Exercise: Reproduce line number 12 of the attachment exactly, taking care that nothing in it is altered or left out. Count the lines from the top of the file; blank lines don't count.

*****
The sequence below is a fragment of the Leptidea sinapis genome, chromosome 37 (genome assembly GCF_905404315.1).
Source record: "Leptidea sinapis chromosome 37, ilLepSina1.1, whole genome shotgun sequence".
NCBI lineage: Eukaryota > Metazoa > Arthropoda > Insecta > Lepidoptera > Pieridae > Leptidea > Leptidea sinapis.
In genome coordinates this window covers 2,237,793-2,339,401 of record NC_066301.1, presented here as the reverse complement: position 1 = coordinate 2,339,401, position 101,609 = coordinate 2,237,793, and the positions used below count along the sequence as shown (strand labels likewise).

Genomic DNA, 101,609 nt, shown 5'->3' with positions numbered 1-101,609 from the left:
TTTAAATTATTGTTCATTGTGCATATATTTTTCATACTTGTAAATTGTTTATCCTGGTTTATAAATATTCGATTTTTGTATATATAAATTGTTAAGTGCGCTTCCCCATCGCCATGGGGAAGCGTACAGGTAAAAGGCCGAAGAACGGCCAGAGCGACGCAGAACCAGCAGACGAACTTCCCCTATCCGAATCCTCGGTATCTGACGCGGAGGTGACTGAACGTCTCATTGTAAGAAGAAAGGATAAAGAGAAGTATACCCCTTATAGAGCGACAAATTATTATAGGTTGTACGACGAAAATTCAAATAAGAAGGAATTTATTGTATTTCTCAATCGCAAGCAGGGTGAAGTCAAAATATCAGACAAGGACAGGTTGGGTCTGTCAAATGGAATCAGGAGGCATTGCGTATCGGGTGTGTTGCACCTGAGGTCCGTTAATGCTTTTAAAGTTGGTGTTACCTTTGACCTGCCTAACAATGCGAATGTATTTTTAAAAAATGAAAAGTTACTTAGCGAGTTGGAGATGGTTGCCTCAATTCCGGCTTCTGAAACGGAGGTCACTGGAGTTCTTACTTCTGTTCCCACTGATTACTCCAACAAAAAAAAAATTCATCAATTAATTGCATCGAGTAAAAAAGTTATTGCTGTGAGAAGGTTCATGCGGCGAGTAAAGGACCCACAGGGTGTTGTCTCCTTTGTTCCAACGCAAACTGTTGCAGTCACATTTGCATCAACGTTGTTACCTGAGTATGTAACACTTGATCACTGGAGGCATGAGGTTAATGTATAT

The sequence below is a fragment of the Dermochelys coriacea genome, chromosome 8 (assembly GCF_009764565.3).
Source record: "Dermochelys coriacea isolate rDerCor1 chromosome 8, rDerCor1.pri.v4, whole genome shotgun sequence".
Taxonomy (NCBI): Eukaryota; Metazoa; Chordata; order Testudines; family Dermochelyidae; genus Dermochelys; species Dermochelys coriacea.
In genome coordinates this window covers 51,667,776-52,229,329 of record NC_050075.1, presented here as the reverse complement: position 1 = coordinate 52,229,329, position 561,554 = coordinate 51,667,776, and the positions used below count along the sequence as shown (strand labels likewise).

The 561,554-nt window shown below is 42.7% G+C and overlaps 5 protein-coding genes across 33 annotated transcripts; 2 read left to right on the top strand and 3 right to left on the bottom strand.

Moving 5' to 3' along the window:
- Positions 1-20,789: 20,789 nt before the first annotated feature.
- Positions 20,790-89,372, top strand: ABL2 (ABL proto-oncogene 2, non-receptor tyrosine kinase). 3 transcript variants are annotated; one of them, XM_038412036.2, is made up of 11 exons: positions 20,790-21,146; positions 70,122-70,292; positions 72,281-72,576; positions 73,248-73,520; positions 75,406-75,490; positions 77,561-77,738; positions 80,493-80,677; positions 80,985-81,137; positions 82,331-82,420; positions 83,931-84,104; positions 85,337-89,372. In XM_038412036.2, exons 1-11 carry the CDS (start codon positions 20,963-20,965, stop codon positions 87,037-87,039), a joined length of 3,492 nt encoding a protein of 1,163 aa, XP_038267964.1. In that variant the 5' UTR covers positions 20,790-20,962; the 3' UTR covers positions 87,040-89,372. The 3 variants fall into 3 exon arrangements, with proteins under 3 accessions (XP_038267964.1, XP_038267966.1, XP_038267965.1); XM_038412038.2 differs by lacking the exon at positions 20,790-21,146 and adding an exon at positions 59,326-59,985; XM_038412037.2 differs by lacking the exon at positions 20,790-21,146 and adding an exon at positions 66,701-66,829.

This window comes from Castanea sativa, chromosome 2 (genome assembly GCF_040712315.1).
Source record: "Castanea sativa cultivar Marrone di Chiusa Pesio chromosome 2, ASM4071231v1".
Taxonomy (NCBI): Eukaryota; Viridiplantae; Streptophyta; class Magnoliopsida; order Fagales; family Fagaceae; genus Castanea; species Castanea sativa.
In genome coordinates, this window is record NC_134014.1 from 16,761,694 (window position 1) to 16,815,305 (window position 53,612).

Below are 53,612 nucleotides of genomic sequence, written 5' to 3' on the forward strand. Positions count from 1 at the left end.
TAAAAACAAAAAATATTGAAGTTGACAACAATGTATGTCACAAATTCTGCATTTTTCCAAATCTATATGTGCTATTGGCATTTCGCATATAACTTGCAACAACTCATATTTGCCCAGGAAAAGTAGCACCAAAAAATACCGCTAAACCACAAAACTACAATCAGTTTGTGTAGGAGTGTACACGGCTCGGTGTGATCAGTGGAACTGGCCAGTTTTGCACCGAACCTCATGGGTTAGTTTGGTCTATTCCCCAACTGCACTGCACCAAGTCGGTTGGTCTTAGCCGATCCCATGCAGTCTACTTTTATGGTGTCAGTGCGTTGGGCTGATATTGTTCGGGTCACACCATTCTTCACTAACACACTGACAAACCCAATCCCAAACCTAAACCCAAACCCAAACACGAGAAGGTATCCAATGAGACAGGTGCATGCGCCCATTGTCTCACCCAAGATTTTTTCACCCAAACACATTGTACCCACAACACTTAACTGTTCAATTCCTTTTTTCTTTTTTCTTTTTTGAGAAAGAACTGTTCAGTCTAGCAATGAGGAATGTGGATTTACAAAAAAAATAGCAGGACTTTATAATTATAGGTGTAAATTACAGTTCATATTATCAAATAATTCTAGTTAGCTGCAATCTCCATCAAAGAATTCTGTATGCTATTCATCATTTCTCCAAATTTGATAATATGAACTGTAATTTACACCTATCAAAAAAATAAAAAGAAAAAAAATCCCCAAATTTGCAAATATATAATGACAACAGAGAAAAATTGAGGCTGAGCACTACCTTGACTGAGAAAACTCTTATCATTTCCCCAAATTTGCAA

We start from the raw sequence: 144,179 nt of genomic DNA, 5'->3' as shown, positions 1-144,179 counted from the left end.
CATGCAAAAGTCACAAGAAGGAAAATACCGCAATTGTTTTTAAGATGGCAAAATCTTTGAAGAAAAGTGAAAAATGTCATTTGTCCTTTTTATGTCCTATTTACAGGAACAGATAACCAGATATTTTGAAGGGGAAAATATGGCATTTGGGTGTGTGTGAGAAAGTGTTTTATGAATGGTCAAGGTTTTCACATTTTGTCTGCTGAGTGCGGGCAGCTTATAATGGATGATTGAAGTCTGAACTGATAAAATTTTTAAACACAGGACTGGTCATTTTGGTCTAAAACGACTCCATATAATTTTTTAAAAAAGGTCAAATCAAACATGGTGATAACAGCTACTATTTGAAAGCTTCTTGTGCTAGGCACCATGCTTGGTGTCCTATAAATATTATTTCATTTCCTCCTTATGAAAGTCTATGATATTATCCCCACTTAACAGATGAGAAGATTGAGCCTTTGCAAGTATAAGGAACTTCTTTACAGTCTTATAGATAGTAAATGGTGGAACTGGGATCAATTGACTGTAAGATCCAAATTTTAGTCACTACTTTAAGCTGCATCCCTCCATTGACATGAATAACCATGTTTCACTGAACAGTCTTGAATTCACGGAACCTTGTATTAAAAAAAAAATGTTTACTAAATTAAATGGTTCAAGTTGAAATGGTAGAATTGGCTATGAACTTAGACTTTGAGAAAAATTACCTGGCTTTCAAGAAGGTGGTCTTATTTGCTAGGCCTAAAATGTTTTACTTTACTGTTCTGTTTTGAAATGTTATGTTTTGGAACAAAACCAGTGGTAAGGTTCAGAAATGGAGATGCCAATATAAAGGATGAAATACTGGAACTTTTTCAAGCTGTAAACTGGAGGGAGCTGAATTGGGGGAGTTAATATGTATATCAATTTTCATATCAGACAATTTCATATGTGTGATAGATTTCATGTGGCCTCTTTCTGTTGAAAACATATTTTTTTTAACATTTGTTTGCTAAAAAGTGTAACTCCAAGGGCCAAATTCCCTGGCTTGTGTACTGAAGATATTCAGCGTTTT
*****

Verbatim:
Moving 5' to 3' along the window: